Matthew Nehmer headshotThis year I’ve seen connection take on a new meaning. I’m more connected to our community of students, leaders at the Colleges of Law, and at TCS than ever before—and it’s not just because we’re seeing and meeting with each other on Zoom more. It’s because we’re spending more time acknowledging and inquiring about each other. A sense of positivity resonates throughout our interactions, which I believe will continue to help us focus on what really matters. I like the concept of “anti-fragility,” which even more than resiliency means that we are actually better because of pressure. We don’t just stand up to pressure, we become stronger because of it. The circumstances of this past year have given us the opportunity to reset how we spend our time and where we place our focus. The Colleges of Law has long been devoted to innovation, and in that spirit we’ve embraced this moment to make the experience better for all of our students. Personally, I’ve also been able to connect with students in ways I haven’t had the time to do in the past. From reading personal statements to emailing students individually about their experiences, I feel more in tune with our mission and values than ever before.

Dr. Nathan Long, President of Saybrook University

Commitment and follow-through

Nathan Long headshot

This year has reminded me of a quote by the late Kirk Douglas from a movie of long ago: “Remember the follow through.” Nothing has been quite as important or motivating to me this year than the value of following through. This has been a triple pandemic—COVID-19, the economy, and racial injustice. We’ve been thrust into a moment that demands we meet the needs of our family, friends, and ourselves in ways we may not have had to before. Through it all, I’ve been inspired by the way that Saybrook University and each of the colleges in The Community Solution have come together in our collective commitment to improve our communities in the ways that we each do best. There is not a one-size-fits-all approach. The problems are large enough that each of us needs to do what we can separately and together to accomplish a better way forward. I’m proud that we are committed together for the short-, mid-, and long-term work for our collective mission to be agents of change.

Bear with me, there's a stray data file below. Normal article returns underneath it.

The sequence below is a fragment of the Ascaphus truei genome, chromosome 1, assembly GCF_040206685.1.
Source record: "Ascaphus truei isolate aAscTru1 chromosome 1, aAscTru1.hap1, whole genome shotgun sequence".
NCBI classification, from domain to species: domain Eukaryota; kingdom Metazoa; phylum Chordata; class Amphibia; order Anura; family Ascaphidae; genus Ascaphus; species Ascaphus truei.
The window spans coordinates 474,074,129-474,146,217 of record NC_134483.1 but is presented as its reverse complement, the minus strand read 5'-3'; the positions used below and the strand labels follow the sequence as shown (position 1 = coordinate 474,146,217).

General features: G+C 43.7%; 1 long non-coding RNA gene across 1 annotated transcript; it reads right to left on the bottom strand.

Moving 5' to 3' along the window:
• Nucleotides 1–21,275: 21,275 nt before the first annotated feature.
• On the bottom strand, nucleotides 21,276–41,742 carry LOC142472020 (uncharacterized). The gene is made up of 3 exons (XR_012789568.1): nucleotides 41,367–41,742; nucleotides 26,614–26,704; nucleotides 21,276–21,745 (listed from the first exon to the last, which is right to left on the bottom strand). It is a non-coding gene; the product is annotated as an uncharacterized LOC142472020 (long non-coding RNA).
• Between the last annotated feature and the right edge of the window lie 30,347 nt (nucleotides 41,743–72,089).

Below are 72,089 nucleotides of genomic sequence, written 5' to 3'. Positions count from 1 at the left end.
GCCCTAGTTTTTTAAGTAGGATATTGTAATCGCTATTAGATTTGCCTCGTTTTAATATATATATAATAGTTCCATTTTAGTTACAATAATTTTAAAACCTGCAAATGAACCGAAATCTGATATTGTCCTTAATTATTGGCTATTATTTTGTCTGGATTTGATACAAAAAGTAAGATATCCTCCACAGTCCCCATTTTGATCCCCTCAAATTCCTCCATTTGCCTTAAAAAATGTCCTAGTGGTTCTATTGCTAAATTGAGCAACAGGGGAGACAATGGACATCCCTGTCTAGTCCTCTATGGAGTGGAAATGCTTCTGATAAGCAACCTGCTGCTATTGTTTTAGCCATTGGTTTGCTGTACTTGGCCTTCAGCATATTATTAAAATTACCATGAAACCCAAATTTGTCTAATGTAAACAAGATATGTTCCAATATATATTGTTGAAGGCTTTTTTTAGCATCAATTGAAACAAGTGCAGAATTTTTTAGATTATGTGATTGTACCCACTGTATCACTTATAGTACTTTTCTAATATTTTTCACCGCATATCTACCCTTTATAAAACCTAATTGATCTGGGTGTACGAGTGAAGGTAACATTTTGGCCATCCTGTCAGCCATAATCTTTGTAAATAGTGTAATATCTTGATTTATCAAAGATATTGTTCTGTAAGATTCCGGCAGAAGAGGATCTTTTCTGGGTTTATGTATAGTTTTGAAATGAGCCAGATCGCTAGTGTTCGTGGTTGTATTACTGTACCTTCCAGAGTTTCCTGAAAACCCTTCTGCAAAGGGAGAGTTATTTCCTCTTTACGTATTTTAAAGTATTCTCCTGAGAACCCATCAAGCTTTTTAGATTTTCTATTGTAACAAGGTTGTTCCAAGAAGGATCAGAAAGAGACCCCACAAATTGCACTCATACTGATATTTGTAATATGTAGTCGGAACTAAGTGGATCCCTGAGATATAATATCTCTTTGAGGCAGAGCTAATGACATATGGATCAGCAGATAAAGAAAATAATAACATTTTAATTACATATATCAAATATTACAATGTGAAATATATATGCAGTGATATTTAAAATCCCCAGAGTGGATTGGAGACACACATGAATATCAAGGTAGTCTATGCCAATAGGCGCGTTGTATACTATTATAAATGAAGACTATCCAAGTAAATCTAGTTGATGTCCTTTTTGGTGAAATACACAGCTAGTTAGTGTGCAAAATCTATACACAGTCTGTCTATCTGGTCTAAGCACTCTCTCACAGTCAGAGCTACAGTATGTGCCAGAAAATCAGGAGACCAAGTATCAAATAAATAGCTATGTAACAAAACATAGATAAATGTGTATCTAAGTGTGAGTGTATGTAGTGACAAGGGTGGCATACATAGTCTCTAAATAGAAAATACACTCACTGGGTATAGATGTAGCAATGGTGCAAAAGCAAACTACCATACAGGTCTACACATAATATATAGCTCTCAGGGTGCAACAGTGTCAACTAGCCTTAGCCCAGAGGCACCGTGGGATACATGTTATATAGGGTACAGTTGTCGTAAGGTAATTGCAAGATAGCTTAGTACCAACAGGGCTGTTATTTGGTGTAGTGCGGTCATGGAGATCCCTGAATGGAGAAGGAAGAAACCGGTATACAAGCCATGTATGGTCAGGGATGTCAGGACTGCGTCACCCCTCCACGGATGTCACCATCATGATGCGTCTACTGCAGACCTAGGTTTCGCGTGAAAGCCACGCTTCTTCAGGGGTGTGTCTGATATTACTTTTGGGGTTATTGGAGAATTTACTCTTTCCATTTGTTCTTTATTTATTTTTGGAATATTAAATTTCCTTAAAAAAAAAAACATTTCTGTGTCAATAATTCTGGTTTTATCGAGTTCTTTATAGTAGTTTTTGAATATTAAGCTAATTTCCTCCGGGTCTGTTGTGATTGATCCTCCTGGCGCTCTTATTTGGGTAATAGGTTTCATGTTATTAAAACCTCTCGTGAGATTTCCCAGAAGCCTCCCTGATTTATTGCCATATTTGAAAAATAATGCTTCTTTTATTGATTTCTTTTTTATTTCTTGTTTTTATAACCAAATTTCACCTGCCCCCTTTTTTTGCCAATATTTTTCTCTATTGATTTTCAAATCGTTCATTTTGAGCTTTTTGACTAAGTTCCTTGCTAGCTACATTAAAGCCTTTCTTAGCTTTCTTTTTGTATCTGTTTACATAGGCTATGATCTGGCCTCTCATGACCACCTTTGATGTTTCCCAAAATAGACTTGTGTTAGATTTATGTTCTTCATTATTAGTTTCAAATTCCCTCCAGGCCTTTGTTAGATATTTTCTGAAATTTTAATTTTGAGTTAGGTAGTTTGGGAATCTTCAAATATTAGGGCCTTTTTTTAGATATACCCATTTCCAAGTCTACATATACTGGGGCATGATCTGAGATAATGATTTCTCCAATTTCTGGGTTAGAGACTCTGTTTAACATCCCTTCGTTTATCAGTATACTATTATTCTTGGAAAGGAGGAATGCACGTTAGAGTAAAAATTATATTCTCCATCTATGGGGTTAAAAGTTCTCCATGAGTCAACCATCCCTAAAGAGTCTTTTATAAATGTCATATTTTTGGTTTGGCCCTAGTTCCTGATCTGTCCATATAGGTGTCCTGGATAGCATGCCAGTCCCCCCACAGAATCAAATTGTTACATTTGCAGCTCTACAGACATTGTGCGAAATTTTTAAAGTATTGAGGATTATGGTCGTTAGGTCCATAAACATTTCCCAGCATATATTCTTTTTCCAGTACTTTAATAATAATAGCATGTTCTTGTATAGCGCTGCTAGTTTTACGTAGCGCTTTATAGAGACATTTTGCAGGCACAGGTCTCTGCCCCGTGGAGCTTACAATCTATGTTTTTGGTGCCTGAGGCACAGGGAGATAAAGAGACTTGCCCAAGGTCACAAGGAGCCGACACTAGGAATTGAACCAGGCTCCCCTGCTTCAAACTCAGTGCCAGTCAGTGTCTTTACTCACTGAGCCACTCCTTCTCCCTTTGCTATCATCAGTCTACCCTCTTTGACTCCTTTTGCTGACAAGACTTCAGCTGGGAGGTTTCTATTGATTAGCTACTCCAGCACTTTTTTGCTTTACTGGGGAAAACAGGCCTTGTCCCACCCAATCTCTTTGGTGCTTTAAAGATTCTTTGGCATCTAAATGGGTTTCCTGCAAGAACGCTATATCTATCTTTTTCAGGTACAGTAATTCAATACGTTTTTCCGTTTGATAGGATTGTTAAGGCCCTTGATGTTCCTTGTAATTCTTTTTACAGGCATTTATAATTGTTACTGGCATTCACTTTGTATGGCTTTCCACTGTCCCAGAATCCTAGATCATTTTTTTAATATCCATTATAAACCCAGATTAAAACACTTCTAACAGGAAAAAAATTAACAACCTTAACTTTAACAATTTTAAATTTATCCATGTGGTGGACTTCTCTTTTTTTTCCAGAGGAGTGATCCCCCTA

Dr. Tiffany Masson, President of Kansas Health Science Center

Persistence and determination

Tiffany Masson headshot

With a new college like ours, or any startup really, it would’ve been very easy to give up this year. In fact, I imagine that many startups did. With a pandemic and social justice issues, there were competing priorities everywhere. I’m thankful, however, that the TCS community wrapped its arms around KHSC and helped us move forward—it motivated us to continue working toward our ultimate goal. In fact, these crises encouraged us to reimagine our developing curriculum, to focus even more on diversity, inclusion, and the values that I know will set us on a path to a more equitable future in osteopathic education and beyond. I am continually invigorated by the ways that our community engages in deeper conversation and how we think outside the box to serve our students and each other now and in the future.


Deborah Markos, M.S., TCS Education System Chief Operating Officer

Appreciation and inspiration

Deborah Markos headshotThe most inspiring aspect this year to me is not the metrics and goals that we’ve achieved—it’s the way that we’ve supported and connected with each other to advance the organization. We’ve all experienced exhaustion—mentally and physically—but the ways that we’ve taken the time to support each other through the personal challenges many have experienced and encouraging our teams to care for their mental and physical health, has allowed us to continue to meet the moment and remain successful. Any organization can define success in a number of ways. This year, more than any other, has shown us that a very important part of success for TCS Education System is the quality of our relationships.

Rick Merrick, TCS Education System Chief Information Officer

Purposeful and communicative

Rick Merrick headshot